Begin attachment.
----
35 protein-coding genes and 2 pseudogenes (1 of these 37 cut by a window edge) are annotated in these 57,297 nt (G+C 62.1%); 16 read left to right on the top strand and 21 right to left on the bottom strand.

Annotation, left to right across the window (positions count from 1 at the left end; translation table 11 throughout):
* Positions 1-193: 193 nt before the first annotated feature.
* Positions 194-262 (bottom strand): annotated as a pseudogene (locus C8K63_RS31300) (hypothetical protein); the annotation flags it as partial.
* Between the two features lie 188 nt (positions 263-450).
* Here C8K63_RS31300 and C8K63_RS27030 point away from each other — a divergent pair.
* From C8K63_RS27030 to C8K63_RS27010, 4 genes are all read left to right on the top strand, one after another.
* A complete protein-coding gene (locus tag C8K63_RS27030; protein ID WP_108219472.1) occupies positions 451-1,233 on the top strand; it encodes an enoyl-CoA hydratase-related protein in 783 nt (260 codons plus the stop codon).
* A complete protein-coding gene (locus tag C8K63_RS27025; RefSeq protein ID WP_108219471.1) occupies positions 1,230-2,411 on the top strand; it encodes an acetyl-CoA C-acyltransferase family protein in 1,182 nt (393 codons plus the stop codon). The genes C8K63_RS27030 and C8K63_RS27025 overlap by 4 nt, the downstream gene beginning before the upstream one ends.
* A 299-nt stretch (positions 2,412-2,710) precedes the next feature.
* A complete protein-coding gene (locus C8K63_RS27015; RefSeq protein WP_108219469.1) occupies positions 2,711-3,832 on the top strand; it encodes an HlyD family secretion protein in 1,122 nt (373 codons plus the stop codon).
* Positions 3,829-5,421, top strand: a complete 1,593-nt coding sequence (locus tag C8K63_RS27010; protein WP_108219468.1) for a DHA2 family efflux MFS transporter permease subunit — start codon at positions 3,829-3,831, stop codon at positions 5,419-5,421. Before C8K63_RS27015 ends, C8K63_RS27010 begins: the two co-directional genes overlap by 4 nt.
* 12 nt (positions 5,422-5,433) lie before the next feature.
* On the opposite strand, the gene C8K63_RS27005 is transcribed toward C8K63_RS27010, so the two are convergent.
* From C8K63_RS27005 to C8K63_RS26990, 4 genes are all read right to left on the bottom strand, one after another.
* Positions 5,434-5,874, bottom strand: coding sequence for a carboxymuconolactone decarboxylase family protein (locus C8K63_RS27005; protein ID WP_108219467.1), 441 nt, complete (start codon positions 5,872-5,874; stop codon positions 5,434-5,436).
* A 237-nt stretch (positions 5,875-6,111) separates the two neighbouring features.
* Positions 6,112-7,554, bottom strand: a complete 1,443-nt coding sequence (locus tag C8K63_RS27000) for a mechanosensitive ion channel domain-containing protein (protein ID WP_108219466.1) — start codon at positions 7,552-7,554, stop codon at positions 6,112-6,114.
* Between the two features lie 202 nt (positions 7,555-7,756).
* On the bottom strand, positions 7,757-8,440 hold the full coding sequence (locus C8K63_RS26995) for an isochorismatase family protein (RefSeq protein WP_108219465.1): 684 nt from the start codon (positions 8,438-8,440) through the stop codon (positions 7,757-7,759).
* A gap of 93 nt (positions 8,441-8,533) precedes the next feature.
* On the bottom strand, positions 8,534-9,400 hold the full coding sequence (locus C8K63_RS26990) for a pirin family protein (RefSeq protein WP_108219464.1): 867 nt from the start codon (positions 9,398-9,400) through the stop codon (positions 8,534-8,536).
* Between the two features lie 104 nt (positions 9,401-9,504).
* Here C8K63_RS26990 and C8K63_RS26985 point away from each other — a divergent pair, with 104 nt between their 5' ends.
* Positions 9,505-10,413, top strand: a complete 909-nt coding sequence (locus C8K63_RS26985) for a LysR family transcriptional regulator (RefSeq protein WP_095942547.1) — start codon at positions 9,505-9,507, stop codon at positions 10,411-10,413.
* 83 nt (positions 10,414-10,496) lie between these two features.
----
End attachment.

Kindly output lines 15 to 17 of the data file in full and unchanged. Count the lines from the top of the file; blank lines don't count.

* From C8K63_RS27005 to C8K63_RS26990, 4 genes are all read right to left on the bottom strand, one after another.
* Positions 5,434-5,874, bottom strand: coding sequence for a carboxymuconolactone decarboxylase family protein (locus C8K63_RS27005; protein ID WP_108219467.1), 441 nt, complete (start codon positions 5,872-5,874; stop codon positions 5,434-5,436).
* A 237-nt stretch (positions 5,875-6,111) separates the two neighbouring features.